April 14: She was the queen of crime fiction, but Agatha Christie should also be recognised as one of the most formidable businesswomen of her era, according to academics.
A newly released letter from the Christie archive illustrates the care that the author took over the marketing of her books, dismissing a publisher's proposed cover design as "common" and "awful". The book in question was Sad Cypress, a courtroom drama published in 1940 and featuring Christie's Belgian detective, Hercule Poirot.
In a note to her literary agent, Edmund Cork, Christie complained that her publisher, the Collins Crime Club, had come up with a terrible book jacket. She wrote: "My idea was that a black and white jacket would be very amusing and striking. White shiny background and black silhouette cypress and big black lettering - Don't let Collins decide univocally [sic] on some frightful cover - their jackets [for] this book are AWFUL - so COMMON!!"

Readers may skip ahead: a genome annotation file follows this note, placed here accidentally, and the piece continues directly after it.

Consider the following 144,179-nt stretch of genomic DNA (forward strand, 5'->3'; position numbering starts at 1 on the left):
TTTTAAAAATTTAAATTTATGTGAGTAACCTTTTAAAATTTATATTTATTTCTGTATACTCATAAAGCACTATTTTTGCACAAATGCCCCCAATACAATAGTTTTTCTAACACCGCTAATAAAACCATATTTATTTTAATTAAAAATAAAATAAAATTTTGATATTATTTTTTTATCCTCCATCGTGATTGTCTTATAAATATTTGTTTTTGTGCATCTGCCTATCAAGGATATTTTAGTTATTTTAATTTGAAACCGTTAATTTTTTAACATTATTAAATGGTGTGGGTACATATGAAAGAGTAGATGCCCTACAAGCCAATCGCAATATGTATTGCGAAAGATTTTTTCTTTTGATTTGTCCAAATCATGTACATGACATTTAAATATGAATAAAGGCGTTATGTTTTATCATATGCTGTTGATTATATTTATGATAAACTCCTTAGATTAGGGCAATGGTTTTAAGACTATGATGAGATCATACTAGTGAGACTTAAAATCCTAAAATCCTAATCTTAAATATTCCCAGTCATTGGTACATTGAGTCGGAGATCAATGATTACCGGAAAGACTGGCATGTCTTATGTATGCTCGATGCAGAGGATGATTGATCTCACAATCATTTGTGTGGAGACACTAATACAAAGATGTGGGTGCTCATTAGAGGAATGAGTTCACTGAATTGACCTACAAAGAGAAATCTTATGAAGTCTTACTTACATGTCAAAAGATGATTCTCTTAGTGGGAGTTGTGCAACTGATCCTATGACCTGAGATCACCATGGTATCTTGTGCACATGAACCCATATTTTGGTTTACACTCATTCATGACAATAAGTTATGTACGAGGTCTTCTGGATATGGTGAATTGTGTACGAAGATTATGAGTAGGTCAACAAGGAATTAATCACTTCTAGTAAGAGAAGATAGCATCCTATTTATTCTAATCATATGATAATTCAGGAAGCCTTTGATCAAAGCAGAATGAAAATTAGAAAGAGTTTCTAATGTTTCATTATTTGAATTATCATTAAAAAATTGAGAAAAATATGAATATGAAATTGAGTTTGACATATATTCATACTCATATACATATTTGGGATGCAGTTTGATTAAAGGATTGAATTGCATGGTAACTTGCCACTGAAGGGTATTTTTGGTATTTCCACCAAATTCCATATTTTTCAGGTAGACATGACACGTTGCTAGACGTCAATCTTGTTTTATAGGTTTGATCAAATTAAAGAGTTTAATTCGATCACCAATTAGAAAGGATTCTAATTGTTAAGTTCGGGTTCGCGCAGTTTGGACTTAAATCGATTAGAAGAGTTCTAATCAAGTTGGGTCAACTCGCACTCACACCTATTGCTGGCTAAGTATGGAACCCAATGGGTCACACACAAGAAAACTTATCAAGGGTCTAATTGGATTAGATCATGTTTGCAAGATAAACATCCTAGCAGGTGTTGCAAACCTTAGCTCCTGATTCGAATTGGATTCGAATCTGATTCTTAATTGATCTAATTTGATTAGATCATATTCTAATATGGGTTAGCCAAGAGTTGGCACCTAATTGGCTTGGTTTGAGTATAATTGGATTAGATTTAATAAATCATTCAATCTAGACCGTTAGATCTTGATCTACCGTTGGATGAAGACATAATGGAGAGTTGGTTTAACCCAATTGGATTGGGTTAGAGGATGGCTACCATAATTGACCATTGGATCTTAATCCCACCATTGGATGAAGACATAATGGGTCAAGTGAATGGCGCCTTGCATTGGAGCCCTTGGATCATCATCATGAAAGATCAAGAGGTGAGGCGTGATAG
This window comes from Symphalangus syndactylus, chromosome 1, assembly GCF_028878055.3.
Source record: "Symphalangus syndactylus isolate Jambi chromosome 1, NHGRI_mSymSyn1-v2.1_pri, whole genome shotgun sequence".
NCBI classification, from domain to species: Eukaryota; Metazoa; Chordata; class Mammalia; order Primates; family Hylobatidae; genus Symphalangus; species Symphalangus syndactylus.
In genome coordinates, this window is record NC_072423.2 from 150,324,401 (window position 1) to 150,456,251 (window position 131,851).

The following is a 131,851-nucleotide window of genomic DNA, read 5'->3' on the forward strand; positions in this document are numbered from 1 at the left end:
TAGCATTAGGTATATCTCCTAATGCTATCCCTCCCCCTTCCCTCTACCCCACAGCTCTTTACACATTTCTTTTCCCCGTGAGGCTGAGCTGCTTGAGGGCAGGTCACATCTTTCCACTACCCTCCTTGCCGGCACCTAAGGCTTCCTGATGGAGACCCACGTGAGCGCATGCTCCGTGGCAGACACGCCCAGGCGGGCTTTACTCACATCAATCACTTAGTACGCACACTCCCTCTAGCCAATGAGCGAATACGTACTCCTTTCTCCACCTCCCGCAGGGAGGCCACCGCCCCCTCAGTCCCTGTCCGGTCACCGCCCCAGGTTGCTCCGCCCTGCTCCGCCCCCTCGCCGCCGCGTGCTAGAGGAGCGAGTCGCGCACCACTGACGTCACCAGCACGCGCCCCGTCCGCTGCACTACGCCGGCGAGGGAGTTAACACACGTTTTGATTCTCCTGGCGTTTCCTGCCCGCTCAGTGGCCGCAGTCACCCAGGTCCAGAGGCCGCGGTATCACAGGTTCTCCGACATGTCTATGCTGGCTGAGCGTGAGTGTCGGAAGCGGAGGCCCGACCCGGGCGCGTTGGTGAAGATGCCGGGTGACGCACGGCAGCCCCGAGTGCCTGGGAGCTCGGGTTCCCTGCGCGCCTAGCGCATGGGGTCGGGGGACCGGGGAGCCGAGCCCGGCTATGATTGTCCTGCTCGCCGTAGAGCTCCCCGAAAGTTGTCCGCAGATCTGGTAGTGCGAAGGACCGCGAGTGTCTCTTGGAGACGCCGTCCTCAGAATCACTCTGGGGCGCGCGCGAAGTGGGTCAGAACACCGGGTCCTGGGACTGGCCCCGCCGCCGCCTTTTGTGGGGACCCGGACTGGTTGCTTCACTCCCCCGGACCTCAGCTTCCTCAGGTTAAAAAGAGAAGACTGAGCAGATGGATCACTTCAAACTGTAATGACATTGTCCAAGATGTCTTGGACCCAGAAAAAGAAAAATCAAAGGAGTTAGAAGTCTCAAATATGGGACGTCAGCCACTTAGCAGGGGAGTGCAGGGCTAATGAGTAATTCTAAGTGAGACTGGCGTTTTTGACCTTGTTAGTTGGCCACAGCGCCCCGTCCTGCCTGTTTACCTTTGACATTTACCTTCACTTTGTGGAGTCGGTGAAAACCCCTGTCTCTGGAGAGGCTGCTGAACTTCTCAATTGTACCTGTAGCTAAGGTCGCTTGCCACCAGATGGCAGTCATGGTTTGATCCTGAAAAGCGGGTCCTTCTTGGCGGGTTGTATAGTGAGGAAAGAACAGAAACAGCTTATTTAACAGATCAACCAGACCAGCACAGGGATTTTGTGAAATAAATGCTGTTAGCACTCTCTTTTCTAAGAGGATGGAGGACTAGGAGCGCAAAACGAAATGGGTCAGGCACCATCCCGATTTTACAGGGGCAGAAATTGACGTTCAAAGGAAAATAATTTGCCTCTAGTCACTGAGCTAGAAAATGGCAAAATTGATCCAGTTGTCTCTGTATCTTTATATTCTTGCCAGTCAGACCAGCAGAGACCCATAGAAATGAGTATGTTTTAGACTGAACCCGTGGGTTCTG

She requested that the offending product be pulped and reprinted with a classier cover design, ending her note: "I care about the appearance of my books." The letter is held in the archives at the University of Exeter, which is hosting a conference focusing on lesser-known aspects of Christie's work.
The event commemorates the 125th anniversary of Christie's birth, and a career that saw her become the world's bestselling novelist. James Bernthal of the University of Exeter said: "The business correspondence shows Christie's skills as a negotiator. "Throughout her career she meticulously looked after every aspect of her published work and was not afraid to stand her ground when she felt that her artistic vision was in some way compromised.
"When the cover design for Sad Cypress did not meet with her approval, she demanded to have it reprinted. "It is fair to say that an astute business sense is not something we think of when considering women writers of the inter-war period.